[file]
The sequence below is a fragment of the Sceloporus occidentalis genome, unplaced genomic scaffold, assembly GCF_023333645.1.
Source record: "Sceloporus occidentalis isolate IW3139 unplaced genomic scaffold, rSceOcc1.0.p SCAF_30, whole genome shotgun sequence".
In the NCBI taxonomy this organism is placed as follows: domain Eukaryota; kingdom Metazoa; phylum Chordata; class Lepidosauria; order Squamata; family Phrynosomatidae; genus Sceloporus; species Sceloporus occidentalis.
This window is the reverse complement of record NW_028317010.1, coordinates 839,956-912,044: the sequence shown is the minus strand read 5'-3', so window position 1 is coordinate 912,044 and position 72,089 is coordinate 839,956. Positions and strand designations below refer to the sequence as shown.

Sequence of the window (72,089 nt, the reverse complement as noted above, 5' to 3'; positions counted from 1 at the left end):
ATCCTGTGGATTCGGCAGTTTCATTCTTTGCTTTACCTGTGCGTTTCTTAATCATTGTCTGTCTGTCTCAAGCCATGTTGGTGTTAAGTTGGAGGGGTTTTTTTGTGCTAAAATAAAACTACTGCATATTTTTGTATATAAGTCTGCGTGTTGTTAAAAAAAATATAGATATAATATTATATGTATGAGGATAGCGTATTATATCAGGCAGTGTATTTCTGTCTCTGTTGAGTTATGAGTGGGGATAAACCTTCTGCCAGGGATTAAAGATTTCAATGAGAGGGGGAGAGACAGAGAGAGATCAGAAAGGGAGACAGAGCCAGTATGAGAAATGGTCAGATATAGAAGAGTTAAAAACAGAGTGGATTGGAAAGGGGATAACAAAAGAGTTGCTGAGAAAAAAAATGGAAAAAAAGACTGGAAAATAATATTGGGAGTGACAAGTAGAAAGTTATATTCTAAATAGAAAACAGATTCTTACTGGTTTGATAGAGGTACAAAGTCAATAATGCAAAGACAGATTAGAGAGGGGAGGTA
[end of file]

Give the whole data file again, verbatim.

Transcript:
The sequence below is a fragment of the Sceloporus occidentalis genome, unplaced genomic scaffold, assembly GCF_023333645.1.
Source record: "Sceloporus occidentalis isolate IW3139 unplaced genomic scaffold, rSceOcc1.0.p SCAF_30, whole genome shotgun sequence".
In the NCBI taxonomy this organism is placed as follows: domain Eukaryota; kingdom Metazoa; phylum Chordata; class Lepidosauria; order Squamata; family Phrynosomatidae; genus Sceloporus; species Sceloporus occidentalis.
This window is the reverse complement of record NW_028317010.1, coordinates 839,956-912,044: the sequence shown is the minus strand read 5'-3', so window position 1 is coordinate 912,044 and position 72,089 is coordinate 839,956. Positions and strand designations below refer to the sequence as shown.

Sequence of the window (72,089 nt, the reverse complement as noted above, 5' to 3'; positions counted from 1 at the left end):
ATCCTGTGGATTCGGCAGTTTCATTCTTTGCTTTACCTGTGCGTTTCTTAATCATTGTCTGTCTGTCTCAAGCCATGTTGGTGTTAAGTTGGAGGGGTTTTTTTGTGCTAAAATAAAACTACTGCATATTTTTGTATATAAGTCTGCGTGTTGTTAAAAAAAATATAGATATAATATTATATGTATGAGGATAGCGTATTATATCAGGCAGTGTATTTCTGTCTCTGTTGAGTTATGAGTGGGGATAAACCTTCTGCCAGGGATTAAAGATTTCAATGAGAGGGGGAGAGACAGAGAGAGATCAGAAAGGGAGACAGAGCCAGTATGAGAAATGGTCAGATATAGAAGAGTTAAAAACAGAGTGGATTGGAAAGGGGATAACAAAAGAGTTGCTGAGAAAAAAAATGGAAAAAAAGACTGGAAAATAATATTGGGAGTGACAAGTAGAAAGTTATATTCTAAATAGAAAACAGATTCTTACTGGTTTGATAGAGGTACAAAGTCAATAATGCAAAGACAGATTAGAGAGGGGAGGTA